Traffic has been steadily growing (but slowly as no new content was added, nor any links built), which is always a good thing. Also, the latest Google updates in early June seem to have affected it positively, seeing a minor boost (but it’s too early to celebrate).
In terms of pages that bring traffic, things are mostly the same with one page being responsible for around 59% of the total traffic:
I don’t really like to see this, but with 18 articles ranking (as the two new ones were published yesterday), it’s understandable.
The best part is that the affiliate article is the 4th one in the chart above, with some decent time spent on-page. It’s not converting as well as I initially hoped but it’s understandable as the type of products that I recommend there are easier to be purchased physically (and their costs are really low).
Here is an overview of the traffic for the past few months:
All in all, for a website that I basically ignored completely in the past 4 months, things are not that bad. Only if I could find time to really care for it a bit.
I do have a list of low competition (but also low volume) keywords that could bring in some extra views, but no time to write the articles themselves, nor time to find a freelancer to write them.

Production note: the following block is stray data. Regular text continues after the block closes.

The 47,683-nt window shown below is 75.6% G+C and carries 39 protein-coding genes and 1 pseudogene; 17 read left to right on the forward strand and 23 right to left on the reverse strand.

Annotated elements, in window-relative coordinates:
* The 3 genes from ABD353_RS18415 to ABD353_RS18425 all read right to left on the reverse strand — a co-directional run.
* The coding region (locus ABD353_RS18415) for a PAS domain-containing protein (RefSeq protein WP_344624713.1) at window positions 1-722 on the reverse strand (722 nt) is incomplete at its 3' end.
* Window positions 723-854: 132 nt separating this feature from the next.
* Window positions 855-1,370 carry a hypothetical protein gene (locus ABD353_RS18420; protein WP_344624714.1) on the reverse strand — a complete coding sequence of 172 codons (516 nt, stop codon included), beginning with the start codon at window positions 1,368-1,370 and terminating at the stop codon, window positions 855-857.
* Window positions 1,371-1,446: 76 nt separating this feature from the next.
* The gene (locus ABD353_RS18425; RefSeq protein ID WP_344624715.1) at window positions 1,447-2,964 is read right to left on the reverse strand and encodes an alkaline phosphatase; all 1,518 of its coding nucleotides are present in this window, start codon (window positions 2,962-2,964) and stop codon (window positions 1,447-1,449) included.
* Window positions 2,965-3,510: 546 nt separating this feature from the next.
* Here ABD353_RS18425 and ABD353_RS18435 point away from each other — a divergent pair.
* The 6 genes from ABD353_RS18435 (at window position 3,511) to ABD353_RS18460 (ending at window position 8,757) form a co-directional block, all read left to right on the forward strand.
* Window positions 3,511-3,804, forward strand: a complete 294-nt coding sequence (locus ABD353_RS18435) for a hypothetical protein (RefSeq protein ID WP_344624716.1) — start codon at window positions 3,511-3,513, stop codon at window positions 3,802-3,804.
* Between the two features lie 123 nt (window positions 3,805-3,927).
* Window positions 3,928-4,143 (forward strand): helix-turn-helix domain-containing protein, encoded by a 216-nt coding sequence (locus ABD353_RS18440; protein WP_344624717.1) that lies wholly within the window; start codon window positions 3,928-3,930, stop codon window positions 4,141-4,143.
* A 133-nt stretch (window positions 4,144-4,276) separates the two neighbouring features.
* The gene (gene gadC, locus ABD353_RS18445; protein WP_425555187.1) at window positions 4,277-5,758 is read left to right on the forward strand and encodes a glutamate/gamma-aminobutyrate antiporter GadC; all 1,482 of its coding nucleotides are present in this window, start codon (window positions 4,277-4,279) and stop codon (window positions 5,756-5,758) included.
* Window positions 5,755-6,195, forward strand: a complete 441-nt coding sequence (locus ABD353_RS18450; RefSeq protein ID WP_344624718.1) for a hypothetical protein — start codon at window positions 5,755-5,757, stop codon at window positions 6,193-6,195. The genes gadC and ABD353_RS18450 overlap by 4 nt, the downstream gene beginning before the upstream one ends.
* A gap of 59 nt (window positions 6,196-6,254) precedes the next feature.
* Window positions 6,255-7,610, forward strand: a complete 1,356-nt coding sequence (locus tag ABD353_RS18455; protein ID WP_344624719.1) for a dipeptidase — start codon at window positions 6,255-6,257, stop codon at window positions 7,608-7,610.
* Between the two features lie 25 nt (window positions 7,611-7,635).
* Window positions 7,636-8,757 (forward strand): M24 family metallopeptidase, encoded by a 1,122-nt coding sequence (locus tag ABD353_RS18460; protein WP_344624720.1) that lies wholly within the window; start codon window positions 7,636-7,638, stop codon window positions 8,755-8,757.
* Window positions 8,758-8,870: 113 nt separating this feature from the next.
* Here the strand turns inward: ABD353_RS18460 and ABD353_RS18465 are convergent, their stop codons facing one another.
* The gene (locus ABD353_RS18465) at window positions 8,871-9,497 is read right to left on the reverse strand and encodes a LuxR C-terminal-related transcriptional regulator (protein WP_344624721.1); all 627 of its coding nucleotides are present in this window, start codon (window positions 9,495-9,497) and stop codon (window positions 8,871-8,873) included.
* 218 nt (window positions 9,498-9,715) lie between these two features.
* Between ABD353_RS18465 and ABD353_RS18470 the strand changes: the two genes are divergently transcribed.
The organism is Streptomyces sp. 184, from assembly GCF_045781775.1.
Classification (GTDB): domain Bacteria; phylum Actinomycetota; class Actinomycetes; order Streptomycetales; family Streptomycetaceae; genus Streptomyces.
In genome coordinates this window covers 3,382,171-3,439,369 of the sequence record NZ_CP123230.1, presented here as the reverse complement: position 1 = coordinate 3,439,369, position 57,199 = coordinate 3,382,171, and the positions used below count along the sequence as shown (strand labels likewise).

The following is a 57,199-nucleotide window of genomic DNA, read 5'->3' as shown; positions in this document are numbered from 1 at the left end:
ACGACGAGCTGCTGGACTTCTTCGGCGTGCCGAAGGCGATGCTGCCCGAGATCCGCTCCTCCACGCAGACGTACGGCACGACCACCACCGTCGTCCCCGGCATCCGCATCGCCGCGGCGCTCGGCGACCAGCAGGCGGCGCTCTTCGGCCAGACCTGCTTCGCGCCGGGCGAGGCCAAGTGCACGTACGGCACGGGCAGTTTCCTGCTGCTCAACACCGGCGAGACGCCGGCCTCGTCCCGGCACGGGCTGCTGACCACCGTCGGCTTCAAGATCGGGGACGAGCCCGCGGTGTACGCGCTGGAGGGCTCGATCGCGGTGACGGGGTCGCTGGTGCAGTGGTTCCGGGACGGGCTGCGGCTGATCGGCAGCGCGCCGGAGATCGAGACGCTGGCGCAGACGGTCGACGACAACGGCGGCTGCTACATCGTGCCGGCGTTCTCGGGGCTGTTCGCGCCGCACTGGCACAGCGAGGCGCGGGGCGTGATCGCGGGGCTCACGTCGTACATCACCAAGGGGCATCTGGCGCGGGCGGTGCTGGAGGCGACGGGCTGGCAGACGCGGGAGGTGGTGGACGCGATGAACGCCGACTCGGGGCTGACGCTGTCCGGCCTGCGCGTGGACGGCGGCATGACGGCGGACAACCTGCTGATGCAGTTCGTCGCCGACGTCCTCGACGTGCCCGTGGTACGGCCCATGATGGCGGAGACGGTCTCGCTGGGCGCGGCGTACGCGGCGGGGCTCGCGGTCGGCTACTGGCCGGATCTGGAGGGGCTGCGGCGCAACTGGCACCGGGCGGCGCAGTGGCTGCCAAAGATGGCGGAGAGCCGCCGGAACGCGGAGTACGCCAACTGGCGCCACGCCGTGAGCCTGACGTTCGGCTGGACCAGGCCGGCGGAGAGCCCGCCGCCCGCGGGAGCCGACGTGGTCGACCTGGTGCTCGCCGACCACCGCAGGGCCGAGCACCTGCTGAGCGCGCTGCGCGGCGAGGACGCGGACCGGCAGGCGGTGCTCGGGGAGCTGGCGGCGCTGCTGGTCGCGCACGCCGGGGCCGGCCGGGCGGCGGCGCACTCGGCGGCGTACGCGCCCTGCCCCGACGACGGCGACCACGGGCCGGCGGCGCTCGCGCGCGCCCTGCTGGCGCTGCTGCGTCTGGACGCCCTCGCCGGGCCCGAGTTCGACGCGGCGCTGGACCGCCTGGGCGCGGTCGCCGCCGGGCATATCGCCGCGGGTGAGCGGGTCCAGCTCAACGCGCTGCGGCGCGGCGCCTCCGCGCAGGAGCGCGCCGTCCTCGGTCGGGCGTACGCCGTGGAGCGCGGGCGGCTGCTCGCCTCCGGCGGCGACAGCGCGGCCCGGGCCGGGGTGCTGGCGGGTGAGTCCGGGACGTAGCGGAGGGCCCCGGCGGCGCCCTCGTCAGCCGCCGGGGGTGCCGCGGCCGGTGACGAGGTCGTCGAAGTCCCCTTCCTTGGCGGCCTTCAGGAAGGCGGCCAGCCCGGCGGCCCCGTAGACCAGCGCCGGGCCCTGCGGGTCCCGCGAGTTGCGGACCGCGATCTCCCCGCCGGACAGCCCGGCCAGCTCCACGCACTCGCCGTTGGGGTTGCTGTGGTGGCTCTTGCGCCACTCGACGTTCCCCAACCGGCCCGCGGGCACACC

Since this is related to a specific pet, understanding of the niche (actually owning that particular pet) would be a must for them to be able to write solid articles. I tried with these two new articles with a generic freelancer and even though well documented, the articles clearly let you understand that they are don’t have that first hand experience with the topic.
Self Made Site
Now, here is where I spent a bit more time and did some “crazy” things. I sometimes just follow an impulse – and usually that’s the wrong thing to do.
It was the case here when I jumped in to buy a site on Flippa for $480, in a closely related niche, planning to build it up and get rich. Of course, I have no time for that and decided to 301 redirect the bought blog to this one and move all its articles there.
As a result, I ended up with a few extra articles, plus commissioned a few extra from my freelancer and ended up with 20 new articles in 4 months, which is not bad at all.